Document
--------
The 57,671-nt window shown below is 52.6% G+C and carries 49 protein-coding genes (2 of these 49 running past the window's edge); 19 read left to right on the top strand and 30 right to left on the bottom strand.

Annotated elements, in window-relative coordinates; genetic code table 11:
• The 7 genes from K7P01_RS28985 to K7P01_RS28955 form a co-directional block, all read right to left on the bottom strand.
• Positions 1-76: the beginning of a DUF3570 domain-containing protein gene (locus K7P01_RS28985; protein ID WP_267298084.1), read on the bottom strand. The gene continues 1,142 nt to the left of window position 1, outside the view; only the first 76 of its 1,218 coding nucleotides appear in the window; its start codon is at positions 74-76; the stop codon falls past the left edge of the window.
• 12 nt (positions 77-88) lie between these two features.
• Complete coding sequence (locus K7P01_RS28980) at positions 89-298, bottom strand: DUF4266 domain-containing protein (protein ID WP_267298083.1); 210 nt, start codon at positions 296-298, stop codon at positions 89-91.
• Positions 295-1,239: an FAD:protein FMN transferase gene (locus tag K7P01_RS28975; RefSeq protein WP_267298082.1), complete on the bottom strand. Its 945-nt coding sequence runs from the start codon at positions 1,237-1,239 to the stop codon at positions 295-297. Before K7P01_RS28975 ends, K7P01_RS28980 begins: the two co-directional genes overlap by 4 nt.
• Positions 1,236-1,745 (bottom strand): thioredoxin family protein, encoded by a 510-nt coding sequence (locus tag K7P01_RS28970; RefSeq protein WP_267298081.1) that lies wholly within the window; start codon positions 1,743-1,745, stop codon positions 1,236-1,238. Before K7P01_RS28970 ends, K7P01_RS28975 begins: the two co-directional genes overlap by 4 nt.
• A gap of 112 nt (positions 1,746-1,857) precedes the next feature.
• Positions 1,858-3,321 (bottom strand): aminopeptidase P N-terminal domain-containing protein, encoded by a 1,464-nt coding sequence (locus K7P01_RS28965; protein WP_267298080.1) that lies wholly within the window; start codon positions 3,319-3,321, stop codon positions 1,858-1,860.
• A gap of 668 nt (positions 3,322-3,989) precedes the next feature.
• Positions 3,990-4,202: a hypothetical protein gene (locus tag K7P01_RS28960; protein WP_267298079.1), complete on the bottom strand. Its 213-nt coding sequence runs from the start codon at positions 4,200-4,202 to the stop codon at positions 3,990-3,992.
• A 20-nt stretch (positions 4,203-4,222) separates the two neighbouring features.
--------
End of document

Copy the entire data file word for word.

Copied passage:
The 57,671-nt window shown below is 52.6% G+C and carries 49 protein-coding genes (2 of these 49 running past the window's edge); 19 read left to right on the top strand and 30 right to left on the bottom strand.

Annotated elements, in window-relative coordinates; genetic code table 11:
• The 7 genes from K7P01_RS28985 to K7P01_RS28955 form a co-directional block, all read right to left on the bottom strand.
• Positions 1-76: the beginning of a DUF3570 domain-containing protein gene (locus K7P01_RS28985; protein ID WP_267298084.1), read on the bottom strand. The gene continues 1,142 nt to the left of window position 1, outside the view; only the first 76 of its 1,218 coding nucleotides appear in the window; its start codon is at positions 74-76; the stop codon falls past the left edge of the window.
• 12 nt (positions 77-88) lie between these two features.
• Complete coding sequence (locus K7P01_RS28980) at positions 89-298, bottom strand: DUF4266 domain-containing protein (protein ID WP_267298083.1); 210 nt, start codon at positions 296-298, stop codon at positions 89-91.
• Positions 295-1,239: an FAD:protein FMN transferase gene (locus tag K7P01_RS28975; RefSeq protein WP_267298082.1), complete on the bottom strand. Its 945-nt coding sequence runs from the start codon at positions 1,237-1,239 to the stop codon at positions 295-297. Before K7P01_RS28975 ends, K7P01_RS28980 begins: the two co-directional genes overlap by 4 nt.
• Positions 1,236-1,745 (bottom strand): thioredoxin family protein, encoded by a 510-nt coding sequence (locus tag K7P01_RS28970; RefSeq protein WP_267298081.1) that lies wholly within the window; start codon positions 1,743-1,745, stop codon positions 1,236-1,238. Before K7P01_RS28970 ends, K7P01_RS28975 begins: the two co-directional genes overlap by 4 nt.
• A gap of 112 nt (positions 1,746-1,857) precedes the next feature.
• Positions 1,858-3,321 (bottom strand): aminopeptidase P N-terminal domain-containing protein, encoded by a 1,464-nt coding sequence (locus K7P01_RS28965; protein WP_267298080.1) that lies wholly within the window; start codon positions 3,319-3,321, stop codon positions 1,858-1,860.
• A gap of 668 nt (positions 3,322-3,989) precedes the next feature.
• Positions 3,990-4,202: a hypothetical protein gene (locus tag K7P01_RS28960; protein WP_267298079.1), complete on the bottom strand. Its 213-nt coding sequence runs from the start codon at positions 4,200-4,202 to the stop codon at positions 3,990-3,992.
• A 20-nt stretch (positions 4,203-4,222) separates the two neighbouring features.